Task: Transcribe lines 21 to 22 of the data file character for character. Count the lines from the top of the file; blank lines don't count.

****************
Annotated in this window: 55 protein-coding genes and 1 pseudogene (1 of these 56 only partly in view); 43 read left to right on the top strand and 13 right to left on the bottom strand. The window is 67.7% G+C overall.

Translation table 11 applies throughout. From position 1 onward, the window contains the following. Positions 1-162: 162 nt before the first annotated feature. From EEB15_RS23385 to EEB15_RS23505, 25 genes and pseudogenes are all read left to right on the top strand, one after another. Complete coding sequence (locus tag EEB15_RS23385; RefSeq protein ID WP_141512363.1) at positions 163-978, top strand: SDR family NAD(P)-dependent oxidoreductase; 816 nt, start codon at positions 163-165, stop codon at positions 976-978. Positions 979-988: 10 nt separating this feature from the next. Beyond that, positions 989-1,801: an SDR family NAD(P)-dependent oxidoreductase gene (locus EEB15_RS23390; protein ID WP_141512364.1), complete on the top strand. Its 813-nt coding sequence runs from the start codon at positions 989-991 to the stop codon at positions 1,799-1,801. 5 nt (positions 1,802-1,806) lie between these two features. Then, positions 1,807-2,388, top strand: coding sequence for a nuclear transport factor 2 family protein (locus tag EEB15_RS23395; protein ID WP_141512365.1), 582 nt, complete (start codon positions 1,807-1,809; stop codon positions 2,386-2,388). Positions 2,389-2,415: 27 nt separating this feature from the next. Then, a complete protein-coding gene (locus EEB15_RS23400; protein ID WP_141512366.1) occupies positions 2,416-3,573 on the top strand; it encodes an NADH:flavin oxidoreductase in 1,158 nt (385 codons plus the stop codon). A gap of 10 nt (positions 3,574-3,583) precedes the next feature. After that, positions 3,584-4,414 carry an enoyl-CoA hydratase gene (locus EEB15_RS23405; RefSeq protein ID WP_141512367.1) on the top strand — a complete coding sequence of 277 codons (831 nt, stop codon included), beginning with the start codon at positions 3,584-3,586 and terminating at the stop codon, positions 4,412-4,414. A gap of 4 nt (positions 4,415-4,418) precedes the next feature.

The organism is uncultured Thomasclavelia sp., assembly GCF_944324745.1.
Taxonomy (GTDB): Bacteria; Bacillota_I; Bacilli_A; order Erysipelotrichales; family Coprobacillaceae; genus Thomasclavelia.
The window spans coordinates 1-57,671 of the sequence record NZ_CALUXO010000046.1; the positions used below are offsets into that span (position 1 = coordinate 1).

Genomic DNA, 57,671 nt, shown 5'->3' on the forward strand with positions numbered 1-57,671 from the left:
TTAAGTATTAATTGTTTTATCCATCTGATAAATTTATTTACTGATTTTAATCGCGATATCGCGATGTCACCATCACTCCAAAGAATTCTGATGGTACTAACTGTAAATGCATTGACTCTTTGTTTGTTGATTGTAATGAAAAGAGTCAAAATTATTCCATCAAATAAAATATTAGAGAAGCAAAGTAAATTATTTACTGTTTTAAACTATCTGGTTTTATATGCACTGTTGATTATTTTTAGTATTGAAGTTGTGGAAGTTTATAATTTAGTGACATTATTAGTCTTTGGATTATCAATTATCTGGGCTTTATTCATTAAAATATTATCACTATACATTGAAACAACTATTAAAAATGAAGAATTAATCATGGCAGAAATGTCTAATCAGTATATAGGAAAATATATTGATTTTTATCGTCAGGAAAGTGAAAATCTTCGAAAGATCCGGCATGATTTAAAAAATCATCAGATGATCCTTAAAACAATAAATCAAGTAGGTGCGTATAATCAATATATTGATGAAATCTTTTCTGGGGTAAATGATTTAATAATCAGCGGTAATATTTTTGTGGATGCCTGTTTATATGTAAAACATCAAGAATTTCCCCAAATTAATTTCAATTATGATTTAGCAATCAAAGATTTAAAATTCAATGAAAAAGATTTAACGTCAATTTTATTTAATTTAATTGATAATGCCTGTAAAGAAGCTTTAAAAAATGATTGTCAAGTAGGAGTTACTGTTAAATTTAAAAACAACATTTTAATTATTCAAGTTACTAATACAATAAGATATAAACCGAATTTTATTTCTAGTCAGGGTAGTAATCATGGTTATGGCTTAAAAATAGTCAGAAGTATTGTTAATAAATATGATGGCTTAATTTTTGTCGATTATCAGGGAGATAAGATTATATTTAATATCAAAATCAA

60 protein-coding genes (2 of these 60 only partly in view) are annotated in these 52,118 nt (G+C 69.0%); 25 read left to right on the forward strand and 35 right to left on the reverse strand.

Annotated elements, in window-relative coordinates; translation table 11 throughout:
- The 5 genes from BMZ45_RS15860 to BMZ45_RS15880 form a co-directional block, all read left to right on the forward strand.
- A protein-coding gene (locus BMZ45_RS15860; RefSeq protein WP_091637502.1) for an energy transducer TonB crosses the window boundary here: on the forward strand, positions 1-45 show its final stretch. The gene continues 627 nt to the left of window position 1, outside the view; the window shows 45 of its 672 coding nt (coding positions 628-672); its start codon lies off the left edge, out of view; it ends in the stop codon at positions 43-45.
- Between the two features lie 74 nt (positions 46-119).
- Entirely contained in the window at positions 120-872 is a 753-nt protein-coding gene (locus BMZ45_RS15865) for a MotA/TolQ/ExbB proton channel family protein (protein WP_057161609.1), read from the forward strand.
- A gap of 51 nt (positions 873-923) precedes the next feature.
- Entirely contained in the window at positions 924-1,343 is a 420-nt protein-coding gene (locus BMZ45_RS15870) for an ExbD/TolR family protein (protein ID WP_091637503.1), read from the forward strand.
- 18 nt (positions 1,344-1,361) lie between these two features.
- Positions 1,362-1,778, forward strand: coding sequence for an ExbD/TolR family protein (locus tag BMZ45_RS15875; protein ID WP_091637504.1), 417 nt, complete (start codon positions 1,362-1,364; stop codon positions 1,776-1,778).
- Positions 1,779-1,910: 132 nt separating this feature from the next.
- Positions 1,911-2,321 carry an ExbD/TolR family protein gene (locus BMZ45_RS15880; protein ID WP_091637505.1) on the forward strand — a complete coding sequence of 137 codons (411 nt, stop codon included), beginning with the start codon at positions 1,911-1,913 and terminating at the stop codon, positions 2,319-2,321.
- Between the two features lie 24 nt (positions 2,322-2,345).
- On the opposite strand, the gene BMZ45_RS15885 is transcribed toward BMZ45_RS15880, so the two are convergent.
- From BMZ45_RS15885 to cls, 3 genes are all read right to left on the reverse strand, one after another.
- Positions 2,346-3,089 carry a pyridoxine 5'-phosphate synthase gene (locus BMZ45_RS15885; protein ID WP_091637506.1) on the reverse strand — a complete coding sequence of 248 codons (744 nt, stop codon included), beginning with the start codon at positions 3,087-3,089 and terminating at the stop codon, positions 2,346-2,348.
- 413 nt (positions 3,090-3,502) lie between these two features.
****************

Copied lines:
- On the opposite strand, the gene BMZ45_RS15885 is transcribed toward BMZ45_RS15880, so the two are convergent.
- From BMZ45_RS15885 to cls, 3 genes are all read right to left on the reverse strand, one after another.